Now 93, Ernestine Franks has lived in Escambia County all of her life. She and her late husband, Charles, both worked at the Pensacola Naval Air Station — she was in cost accounting and he was a metalsmith. They saved their money and invested it wisely and put their children through the best schools to ensure they would get the best education. Ernestine and Charles’ life was devoted to their boys and always went the extra mile for them.
But that guardianship has cost his mother $1,000 per day since June 2012.
“It is over $1 million that my mom has spent,” her son Douglas Franks said. “We’re trying to bring awareness so people know what’s going on and how this is a lucrative cottage industry.”
Franks spoke in favor of a measure Thursday in Tallahassee as a Senate panel on Thursday unanimously approved a bill aimed at protecting Florida seniors from predatory “professional guardians,” described by one lawmaker as “cockroaches.”
The bill (SB 1226), filed by Sen. Nancy Detert, R-Venice, would expand the Statewide Public Guardianship Office at the Department of Elder Affairs, with an eye to tightening oversight of people who assume control of a senior citizens’ finances.
A recent series by the Sarasota Herald-Tribune found that while Florida has an efficient system of identifying and caring for fragile elders, “tapping their assets is a growth business.” In 2003, there were 23 registered professional guardians on Florida. Today, the number has grown to more than 440.
“Those little cracks in the law are allowing cockroaches to crawl through and take advantage of people who are elderly,” Detert told the Senate Children, Families and Elder Affairs Committee. “Let’s face it. The elderly are today’s invisible people, who are not given much credence when they complain.”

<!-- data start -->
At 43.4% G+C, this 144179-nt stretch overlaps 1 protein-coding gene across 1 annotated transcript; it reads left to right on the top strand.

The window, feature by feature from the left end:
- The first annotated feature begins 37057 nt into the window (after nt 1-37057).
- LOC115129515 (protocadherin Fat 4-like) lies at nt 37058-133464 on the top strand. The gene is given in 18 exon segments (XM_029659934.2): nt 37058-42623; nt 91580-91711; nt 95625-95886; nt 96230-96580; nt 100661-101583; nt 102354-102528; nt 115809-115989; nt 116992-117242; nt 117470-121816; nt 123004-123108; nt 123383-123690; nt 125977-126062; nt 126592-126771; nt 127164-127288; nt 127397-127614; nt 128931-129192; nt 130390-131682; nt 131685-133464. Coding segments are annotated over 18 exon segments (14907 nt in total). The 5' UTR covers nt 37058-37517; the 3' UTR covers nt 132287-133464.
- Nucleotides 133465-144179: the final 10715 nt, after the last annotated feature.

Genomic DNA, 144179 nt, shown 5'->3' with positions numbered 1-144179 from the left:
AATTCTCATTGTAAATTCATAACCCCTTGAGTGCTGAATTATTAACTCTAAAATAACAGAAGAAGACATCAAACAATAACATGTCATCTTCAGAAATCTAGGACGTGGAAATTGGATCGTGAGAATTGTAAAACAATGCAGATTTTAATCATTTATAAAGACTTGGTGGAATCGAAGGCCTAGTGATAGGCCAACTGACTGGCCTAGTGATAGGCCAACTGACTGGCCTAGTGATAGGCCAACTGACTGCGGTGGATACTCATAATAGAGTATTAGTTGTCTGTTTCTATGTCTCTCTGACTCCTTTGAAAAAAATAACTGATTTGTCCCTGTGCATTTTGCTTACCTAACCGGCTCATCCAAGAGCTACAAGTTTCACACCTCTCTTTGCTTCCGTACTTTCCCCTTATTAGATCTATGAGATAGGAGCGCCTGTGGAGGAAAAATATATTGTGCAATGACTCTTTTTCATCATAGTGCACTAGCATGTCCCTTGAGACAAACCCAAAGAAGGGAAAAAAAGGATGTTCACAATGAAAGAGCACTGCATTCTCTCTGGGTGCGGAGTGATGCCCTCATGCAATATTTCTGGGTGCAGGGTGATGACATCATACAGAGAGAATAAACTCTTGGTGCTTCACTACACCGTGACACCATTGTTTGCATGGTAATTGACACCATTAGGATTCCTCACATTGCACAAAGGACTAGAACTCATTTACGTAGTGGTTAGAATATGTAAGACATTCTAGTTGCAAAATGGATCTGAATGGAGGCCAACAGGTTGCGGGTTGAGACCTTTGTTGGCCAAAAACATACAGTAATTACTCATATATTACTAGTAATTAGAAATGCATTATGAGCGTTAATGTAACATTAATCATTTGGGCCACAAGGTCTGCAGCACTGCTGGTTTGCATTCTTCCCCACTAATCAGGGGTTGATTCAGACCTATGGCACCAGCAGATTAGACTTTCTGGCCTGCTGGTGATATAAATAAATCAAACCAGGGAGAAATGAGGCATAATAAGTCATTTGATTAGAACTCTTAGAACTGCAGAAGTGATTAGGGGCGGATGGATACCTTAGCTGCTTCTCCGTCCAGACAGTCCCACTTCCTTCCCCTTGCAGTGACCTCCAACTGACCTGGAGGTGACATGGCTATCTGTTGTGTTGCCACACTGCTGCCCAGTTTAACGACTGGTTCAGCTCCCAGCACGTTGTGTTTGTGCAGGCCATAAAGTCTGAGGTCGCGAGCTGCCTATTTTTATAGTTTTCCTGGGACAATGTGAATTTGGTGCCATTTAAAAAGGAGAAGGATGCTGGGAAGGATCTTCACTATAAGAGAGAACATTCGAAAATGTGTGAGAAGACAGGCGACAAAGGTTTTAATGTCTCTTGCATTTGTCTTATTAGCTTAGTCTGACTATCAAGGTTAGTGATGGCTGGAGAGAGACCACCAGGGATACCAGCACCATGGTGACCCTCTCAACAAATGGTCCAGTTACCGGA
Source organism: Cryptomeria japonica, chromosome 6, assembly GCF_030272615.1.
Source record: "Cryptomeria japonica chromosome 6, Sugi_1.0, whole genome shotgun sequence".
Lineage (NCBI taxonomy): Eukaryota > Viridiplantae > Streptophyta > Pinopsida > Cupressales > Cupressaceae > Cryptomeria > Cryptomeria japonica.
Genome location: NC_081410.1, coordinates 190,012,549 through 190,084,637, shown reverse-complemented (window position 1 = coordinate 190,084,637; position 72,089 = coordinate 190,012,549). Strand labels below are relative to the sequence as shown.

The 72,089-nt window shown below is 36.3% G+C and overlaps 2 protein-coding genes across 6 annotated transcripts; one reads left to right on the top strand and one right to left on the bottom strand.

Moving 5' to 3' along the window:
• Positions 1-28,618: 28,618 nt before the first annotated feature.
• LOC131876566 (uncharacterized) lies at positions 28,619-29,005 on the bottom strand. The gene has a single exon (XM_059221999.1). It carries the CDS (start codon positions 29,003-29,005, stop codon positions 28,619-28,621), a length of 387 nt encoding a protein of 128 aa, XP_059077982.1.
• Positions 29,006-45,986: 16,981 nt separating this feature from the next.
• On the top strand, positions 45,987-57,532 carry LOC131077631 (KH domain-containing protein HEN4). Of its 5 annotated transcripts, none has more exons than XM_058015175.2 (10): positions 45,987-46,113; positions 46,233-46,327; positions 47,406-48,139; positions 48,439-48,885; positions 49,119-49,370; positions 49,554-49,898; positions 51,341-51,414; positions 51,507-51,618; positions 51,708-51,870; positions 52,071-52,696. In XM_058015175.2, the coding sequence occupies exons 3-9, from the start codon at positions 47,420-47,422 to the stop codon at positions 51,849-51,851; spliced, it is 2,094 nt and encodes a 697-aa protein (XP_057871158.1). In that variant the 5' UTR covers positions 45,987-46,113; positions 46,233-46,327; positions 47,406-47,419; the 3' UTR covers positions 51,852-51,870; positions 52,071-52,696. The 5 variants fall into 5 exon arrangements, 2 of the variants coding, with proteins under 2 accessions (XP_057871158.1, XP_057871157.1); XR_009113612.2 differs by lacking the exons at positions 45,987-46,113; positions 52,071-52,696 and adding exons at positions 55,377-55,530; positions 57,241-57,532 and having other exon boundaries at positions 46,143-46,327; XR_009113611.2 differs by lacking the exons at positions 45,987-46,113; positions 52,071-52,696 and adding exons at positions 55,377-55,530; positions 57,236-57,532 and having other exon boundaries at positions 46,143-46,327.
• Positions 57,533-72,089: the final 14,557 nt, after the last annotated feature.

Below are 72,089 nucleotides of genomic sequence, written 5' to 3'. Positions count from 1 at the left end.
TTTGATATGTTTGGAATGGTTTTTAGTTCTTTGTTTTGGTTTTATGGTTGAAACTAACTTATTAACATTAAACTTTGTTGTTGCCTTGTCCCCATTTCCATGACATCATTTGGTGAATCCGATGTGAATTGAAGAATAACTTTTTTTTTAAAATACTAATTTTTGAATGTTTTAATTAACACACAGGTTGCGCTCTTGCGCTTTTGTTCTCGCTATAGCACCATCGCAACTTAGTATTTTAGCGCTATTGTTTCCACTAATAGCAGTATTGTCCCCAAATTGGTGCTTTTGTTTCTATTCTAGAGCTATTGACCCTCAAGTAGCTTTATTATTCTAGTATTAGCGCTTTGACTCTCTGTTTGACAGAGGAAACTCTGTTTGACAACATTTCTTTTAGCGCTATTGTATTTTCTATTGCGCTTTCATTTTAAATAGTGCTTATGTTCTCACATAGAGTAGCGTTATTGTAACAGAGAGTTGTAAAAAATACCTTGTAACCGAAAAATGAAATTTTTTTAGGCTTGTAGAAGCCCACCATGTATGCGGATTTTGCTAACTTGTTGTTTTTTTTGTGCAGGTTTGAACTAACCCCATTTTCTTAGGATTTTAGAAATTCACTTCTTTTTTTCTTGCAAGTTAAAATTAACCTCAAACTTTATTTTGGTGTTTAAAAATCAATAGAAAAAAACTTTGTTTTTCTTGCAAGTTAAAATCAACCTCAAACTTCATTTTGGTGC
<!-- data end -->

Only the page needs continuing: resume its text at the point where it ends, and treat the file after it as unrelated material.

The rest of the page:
The bill would charge the Department of Elder Affairs with certifying, overseeing and —- if necessary — investigating and disciplining professional guardians who abuse their trust. It would also create a registry of professional guardians in each judicial circuit.
Currently, Detert said, the Department of Elder Affairs is responsible for public guardians, who are assigned to indigent seniors, but there is little to stop unscrupulous “professional guardians” from charging exorbitant rates for services they provide and running through their wards’ assets.
“When you are turning somebody’s entire life over to a guardian, they have access to every asset that you have, and your own family is blocked from participating,” Detert said.
Detert said the courts are so overwhelmed with foreclosures and other backlogged cases that they aren’t able to investigate guardianship expenditures that are unreasonably large.
Her proposal comes as several other lawmakers also are offering measures aimed at curbing abusive guardianships.
Full Article & Source:
Escambia Senior Out $1 Million; Bill Seeks To Stop Predatory ‘Cockroaches’